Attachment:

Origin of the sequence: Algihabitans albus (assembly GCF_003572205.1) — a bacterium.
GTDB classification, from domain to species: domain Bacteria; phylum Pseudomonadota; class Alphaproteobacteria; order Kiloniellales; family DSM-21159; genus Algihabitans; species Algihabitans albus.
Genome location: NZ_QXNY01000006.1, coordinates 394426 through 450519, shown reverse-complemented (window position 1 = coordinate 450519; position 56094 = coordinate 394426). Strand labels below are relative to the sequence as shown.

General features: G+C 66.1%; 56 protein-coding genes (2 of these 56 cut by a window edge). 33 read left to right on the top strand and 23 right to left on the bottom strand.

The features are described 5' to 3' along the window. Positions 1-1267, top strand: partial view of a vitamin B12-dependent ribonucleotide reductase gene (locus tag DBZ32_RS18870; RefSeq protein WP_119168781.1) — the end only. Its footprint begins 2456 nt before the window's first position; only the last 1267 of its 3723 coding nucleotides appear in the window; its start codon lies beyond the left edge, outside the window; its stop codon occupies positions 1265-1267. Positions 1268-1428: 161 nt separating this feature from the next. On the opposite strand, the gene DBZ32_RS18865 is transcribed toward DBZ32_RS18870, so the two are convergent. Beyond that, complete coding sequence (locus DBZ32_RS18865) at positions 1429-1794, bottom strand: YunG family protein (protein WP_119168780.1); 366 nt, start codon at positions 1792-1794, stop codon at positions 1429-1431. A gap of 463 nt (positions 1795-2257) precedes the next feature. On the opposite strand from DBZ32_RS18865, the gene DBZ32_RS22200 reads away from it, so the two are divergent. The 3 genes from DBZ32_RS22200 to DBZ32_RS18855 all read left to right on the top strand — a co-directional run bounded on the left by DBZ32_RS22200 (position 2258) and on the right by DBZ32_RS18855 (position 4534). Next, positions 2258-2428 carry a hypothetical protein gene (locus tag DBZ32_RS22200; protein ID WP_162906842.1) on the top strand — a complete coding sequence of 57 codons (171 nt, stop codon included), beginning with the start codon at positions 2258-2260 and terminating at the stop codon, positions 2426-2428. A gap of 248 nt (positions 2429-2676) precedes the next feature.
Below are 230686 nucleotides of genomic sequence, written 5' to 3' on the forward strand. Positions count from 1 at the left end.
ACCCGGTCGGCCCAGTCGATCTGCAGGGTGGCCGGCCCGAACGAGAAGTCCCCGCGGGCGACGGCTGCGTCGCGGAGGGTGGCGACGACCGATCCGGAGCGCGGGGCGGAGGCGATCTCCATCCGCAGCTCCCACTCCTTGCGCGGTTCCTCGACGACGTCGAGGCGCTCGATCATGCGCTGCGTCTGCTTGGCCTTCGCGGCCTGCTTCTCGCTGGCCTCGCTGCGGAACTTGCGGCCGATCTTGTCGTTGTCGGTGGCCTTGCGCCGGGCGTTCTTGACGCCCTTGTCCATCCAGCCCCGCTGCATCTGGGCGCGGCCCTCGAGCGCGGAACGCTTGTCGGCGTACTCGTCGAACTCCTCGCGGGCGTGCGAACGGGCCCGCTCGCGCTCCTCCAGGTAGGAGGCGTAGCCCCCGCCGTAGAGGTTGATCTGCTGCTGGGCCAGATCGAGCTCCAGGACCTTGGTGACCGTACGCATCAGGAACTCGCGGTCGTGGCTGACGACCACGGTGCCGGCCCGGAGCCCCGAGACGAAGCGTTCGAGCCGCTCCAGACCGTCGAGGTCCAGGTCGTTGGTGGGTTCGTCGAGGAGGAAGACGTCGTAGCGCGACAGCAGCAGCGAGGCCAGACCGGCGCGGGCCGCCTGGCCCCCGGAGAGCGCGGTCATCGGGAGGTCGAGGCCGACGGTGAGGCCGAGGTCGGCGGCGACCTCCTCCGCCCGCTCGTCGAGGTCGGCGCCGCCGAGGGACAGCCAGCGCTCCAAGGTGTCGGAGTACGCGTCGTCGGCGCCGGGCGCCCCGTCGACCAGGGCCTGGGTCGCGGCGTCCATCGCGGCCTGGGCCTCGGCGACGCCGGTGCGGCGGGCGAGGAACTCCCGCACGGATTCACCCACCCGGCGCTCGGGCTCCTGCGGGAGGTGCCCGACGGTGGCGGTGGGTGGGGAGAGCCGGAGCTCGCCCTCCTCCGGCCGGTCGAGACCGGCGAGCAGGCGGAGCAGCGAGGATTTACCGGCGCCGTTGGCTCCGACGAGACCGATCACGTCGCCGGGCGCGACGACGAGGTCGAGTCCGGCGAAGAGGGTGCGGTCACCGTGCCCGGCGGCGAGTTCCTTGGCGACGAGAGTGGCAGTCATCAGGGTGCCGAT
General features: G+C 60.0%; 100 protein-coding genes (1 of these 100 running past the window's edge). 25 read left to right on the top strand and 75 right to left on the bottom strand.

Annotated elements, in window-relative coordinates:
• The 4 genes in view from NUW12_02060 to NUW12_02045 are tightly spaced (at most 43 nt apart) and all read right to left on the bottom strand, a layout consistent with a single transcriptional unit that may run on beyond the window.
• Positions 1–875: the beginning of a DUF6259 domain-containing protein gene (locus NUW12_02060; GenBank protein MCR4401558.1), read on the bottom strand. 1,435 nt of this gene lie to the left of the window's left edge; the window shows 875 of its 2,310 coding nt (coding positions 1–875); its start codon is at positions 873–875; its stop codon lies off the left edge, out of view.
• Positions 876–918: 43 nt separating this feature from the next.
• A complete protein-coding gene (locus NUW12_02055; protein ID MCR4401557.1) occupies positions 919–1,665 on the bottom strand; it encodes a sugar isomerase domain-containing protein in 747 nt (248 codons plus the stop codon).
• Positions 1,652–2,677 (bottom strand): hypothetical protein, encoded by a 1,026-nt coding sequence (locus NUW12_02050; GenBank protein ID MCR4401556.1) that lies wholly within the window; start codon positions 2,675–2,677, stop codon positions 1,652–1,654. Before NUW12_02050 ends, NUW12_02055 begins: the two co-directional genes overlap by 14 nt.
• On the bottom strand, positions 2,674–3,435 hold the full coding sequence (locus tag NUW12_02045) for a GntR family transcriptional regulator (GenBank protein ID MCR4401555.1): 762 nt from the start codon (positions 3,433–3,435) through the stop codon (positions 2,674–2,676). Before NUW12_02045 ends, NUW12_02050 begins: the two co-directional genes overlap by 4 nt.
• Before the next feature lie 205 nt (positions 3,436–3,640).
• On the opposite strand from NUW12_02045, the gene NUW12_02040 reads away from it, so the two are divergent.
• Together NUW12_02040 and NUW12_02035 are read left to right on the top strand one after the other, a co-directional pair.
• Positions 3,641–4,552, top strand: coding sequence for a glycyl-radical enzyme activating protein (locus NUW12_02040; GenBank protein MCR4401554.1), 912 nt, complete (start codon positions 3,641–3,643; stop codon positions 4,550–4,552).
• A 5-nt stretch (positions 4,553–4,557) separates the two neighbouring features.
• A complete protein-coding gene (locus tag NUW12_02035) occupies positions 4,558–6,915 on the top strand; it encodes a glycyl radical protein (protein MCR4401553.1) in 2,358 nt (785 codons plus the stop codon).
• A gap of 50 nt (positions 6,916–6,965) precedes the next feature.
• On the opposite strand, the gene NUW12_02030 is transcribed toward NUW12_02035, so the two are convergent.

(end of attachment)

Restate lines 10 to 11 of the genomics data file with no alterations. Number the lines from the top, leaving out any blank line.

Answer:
• The 4 genes in view from NUW12_02060 to NUW12_02045 are tightly spaced (at most 43 nt apart) and all read right to left on the bottom strand, a layout consistent with a single transcriptional unit that may run on beyond the window.
• Positions 1–875: the beginning of a DUF6259 domain-containing protein gene (locus NUW12_02060; GenBank protein MCR4401558.1), read on the bottom strand. 1,435 nt of this gene lie to the left of the window's left edge; the window shows 875 of its 2,310 coding nt (coding positions 1–875); its start codon is at positions 873–875; its stop codon lies off the left edge, out of view.